Cross-linguistically, subject relative clauses are acquired earlier, processed faster, and comprehended and produced with higher accuracy than object relative clauses. I have been investigating whether a similar asymmetry is manifested in the processing and acquisition of relative clauses in typologically different languages and across different populations. So far, my collaborators and I have found a subject relative clause advantage in typically developing child and adult native speakers of Tagalog (Tanaka et al., 2019), Tagalog-speaking aphasics (Bondoc et al., 2019), and L1-English learners of Chinese (Cherici et al., 2020). I am currently using a similar methodology to investigate child and adult native speakers of Japanese.

Related Research Output

  • Cherici, A., Chang, Y.-Y., & Tanaka, N. (Submitted). A subject advantage in the production of Chinese relative clauses by L1-English learners.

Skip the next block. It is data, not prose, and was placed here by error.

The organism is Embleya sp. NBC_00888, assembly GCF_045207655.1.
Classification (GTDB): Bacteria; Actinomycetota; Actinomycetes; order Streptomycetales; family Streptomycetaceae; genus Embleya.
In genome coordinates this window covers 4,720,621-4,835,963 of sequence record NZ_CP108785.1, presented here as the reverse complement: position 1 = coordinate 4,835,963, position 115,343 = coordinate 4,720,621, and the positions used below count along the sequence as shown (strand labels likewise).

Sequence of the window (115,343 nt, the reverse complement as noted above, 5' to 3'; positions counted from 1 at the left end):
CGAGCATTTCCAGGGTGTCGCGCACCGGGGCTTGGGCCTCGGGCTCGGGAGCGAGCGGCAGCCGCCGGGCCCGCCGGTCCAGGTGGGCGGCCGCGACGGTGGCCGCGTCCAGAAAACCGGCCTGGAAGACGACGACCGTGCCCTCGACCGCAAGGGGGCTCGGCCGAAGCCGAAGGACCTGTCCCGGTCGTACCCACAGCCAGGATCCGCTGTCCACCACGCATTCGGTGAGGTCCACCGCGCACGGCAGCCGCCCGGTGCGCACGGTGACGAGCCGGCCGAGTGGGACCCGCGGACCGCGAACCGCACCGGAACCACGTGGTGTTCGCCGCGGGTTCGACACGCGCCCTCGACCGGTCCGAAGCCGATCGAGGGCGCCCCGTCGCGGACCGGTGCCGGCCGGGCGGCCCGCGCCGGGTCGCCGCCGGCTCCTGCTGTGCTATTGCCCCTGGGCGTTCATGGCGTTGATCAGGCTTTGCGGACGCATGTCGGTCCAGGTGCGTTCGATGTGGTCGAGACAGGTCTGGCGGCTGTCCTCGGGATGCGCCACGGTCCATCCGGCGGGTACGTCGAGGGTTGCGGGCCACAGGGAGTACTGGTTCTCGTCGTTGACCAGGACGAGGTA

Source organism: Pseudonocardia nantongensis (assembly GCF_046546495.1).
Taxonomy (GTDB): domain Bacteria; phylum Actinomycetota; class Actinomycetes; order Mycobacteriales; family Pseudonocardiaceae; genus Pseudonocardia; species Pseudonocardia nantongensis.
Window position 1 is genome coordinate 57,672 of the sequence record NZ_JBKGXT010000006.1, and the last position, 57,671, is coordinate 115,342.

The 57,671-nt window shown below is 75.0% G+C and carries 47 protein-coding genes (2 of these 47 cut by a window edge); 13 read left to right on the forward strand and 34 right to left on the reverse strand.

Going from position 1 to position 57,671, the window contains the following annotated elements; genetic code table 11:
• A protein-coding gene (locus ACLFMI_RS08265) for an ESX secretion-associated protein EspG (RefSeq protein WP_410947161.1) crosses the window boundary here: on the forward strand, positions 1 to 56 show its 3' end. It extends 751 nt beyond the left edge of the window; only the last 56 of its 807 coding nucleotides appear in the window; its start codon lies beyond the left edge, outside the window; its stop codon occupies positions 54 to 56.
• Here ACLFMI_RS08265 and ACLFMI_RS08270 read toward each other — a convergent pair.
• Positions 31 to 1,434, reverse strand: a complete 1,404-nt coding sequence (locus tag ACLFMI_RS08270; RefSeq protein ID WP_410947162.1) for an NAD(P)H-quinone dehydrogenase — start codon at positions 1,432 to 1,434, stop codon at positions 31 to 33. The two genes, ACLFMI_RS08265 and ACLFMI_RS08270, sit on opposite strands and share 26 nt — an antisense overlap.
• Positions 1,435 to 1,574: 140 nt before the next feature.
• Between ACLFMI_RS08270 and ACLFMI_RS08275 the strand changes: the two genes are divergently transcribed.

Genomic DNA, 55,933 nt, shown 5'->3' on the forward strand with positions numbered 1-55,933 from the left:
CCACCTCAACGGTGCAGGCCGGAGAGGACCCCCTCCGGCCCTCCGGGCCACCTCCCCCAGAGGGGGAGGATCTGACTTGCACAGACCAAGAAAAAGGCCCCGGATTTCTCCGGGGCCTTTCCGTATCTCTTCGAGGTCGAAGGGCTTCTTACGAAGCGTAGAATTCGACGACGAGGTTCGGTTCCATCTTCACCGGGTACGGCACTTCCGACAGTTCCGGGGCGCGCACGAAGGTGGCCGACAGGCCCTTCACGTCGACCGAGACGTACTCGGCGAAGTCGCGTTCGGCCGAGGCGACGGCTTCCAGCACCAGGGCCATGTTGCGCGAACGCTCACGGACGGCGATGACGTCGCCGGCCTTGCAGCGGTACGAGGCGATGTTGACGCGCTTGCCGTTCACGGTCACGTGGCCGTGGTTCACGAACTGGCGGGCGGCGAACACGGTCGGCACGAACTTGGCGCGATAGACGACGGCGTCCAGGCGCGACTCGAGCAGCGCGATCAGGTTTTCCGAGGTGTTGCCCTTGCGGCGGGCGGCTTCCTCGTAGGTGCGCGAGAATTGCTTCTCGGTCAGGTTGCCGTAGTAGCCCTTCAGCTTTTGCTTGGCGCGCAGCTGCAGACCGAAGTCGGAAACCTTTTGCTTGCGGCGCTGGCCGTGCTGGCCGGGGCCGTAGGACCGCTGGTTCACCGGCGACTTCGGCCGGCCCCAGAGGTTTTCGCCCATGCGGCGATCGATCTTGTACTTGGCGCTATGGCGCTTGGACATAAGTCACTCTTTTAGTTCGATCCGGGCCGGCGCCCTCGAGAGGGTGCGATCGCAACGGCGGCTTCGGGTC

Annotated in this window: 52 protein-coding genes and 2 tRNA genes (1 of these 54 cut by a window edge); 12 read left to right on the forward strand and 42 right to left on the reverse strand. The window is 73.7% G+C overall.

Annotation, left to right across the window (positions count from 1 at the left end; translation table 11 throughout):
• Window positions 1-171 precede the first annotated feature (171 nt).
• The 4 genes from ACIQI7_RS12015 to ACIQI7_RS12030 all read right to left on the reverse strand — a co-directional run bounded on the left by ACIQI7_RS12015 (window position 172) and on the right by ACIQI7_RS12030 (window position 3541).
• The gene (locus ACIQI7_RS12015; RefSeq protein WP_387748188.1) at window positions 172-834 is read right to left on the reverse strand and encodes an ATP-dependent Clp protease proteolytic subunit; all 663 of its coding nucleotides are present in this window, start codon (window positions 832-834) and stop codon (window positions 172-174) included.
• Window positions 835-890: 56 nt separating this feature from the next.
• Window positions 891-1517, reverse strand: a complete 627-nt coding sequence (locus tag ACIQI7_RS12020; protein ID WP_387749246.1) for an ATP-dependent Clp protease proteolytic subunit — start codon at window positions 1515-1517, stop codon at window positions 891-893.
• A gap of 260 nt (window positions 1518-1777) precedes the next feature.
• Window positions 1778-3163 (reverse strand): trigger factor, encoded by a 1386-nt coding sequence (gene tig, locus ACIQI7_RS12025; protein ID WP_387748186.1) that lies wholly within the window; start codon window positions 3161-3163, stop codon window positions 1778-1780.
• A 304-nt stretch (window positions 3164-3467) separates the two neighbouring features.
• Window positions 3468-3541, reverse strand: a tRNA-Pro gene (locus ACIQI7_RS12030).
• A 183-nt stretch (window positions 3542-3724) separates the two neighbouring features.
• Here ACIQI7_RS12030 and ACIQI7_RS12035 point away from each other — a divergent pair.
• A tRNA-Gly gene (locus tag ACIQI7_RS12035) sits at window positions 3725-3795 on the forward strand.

• Lau, E.,& Tanaka, N. (Submitted). The subject advantage in relative clauses: A review. 
  • Cherici, A., Tanaka, N., & Chang, Y.-Y. (2020, October). Subject preference in L1-English learners’ production of Chinese relative clauses. The 2020 Second Language Research Forum, Nashville, TN.
  • Cherici, A., Chang, Y.-Y., & Tanaka, N. (2020, September). A subject advantage in the production of Chinese relative clauses by L1-English learners. The 32nd North American Conference on Chinese Linguistics, Storrs, CT.
  • Cherici, A., Chang, Y.-Y., & Tanaka, N. (2019, October). The production of relative clauses by L1-English learners of Chinese. Paper presented at the NINJAL-UHM Linguistics Workshop on Syntax-Semantics Interface, Language Acquisition, and Naturalistic Data Analysis, Honolulu, HI. [Slides]